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Scott Galloway@profgalloway

Published on June 30, 2023

The search for truth is the pursuit of comfort in the face of doubt. Over the past few centuries, the scientific method — and the empirical proof it offers — has increasingly become the world’s go-to for answers. We plant and harvest crops based on meteorology, not astrology; we administer levothyroxine, not leeches.

Statecraft has a mixed relationship with truth, as it offers an alternative form of comfort: acquiescence to authority. In an uncertain world, a strong leader who promises bread, shelter, and reasons why someone else is to blame for our problems has a seductive power. Mass media, beginning with the printing press and speedballing with broadcast media, has made the state’s relationship with truth the biggest arrow in the quiver of both democracies and autocracies. As Sacha Baron Cohen said, democracies are based on shared truths, autocracies on shared lies. But both are shared via media.

Recent events in Russia are troubling — nobody wants chaos in the leadership of a nuclear-armed state — but also heartening: They validate that the world cedes advantage to truth. Regimes based on lies end badly. Joseph Goebbels, the architect of the Nazis’ anti-truth regime, helped Hitler build Germany into a global power, but its dominance was unsustainable. The day after Hitler shot himself, Goebbels murdered all six of his own children and took his own life.

Putin is Goebbels’s heir, the modern master of nihilist propaganda. Rather than institute any specific lie, Putin’s objective is to undermine the notion that there is a truth. He “uses the media to engineer a fog of disinformation, producing just enough distrust to ensure that the public can never mobilize around a coherent narrative,” as Sean Illing wrote in Vox. The approach has proved so effective domestically that he’s exported it to the West, funding advertising and social media campaigns to sow confusion in American and European politics. Steve Bannon brought the strategy to the Trump campaign with the descriptor: “Flood the zone with shit.” The ultimate irony is the U.S. financed and built our adversaries’ weapons of choice: social media. As Ian Bremmer puts it, we used to be the largest exporter of democracy; now we’re the largest exporter of weapons that attack democracies.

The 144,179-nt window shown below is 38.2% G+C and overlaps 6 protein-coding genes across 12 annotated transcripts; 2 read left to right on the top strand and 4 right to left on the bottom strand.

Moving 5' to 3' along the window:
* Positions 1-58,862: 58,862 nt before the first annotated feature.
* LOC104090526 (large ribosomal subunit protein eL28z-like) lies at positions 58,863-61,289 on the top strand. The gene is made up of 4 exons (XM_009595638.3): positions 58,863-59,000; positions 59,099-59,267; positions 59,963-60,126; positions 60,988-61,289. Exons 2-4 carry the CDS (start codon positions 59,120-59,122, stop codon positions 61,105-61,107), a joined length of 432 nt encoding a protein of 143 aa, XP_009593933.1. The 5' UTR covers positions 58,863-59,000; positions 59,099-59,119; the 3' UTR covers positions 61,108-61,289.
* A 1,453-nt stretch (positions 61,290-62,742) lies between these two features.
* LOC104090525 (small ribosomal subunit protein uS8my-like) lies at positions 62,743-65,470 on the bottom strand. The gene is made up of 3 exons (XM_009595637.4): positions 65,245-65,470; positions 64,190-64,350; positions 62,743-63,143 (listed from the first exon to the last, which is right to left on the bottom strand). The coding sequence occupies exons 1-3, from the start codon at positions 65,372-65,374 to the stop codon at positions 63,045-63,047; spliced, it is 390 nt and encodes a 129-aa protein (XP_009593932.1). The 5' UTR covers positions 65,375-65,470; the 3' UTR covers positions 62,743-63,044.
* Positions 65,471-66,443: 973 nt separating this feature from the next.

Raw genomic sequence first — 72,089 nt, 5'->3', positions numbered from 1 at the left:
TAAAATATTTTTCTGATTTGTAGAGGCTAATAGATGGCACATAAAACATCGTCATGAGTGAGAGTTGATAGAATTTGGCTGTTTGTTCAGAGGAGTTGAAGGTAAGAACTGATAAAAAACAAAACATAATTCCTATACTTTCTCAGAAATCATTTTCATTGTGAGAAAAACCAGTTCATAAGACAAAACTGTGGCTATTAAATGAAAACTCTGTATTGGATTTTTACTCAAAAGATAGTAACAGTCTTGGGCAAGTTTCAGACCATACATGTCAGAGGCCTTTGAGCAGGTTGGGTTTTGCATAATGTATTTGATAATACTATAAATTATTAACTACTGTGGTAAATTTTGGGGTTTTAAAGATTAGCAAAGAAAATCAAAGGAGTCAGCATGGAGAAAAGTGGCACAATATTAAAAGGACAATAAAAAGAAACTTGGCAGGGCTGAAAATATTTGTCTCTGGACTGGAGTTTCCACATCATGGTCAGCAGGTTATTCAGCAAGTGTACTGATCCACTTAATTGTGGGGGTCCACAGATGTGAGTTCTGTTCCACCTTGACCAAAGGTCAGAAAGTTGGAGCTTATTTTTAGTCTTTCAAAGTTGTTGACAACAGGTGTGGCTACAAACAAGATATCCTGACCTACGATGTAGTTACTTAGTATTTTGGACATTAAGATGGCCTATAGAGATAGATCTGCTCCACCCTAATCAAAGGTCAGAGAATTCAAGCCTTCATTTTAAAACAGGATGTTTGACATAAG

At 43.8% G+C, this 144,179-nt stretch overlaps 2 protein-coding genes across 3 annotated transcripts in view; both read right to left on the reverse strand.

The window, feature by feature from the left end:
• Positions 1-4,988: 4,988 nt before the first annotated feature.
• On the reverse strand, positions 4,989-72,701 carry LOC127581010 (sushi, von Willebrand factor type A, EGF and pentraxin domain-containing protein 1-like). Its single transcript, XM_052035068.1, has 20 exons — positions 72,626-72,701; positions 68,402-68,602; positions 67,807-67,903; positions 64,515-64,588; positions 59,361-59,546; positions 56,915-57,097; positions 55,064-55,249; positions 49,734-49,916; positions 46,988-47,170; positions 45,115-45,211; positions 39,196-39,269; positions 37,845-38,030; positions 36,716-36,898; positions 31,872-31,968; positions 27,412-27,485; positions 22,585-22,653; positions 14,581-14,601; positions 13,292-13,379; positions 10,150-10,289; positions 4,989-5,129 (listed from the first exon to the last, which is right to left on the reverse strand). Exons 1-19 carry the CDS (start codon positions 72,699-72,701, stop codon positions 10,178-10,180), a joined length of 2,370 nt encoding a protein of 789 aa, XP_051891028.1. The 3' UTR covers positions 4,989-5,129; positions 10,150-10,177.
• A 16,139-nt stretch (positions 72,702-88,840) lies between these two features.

Lies are steroids: They’re effective in the short run but carry severe side effects that manifest in unpredictable ways over the medium and long term. Putin is discovering nihilism begets apathy, and a populace that doesn’t care about anything ultimately doesn’t care about its leader. Last week, a trusted thug turned mutineer, seized a Russian city, and drove an armored column halfway to Moscow. Instead of resisting the traitor, Putin’s nominally loyal citizens responded with the same apathy he’s beaten into them. In the U.S., Trump’s disinformation campaign did not win him reelection, and it may land him in federal prison.

Beyond creating apathy, anti-truth as a theory of governing suppresses innovation and economic growth, as neither the market nor the laws of physics respect lies. The founders of Moderna are billionaires; RFK Jr. will go down in history as a stain on his family’s legacy. Where success is a function of proximity to power instead of actual value registered, sycophants triumph over innovators. But ultimately, the country or company fails. The truth also makes for a better business strategy, as it illuminates problems, rendering them more vulnerable to attack.

The Musk zealots posing as advisers enabled the mother of all “let’s buy it so we can break it” moves. Submersibles imploding and $45 billion immolating in an instant are both manifestations of the same techno-narcissism that infects the U.S.: believing you’re above basic principles of citizenship, truth, or physics.


Rule by force of personality requires a combination of charisma and ruthlessness. Those who possess it are not great at sharing, so they often drop the baton. Or hold on too long, which has happened in both Russia and China, where lone leaders have extended their tenure past constitutional limits.

Truth is easier to pass on than narrative. Contested transfers of power don’t go well in anti-truth regimes. There is no referee, no framework that allows the losing side to retire from the field. Political disputes become wars, and autocrats have to jail or kill their opponents. Democracies offer the 2nd-place finisher a position in society — and because they accept the role of dissent, the presence of the loser isn’t an inherent challenge to the prevailing power. The runner-up can become one of the nation’s most respected citizens (e.g., Jimmy Carter). In an autocracy, the best they can hope for is securing safe haven in a foreign country before being executed in their own. Fun fact: After an assassination attempt on an autocrat, a country is 13% more likely to move toward democracy if the attempt is successful.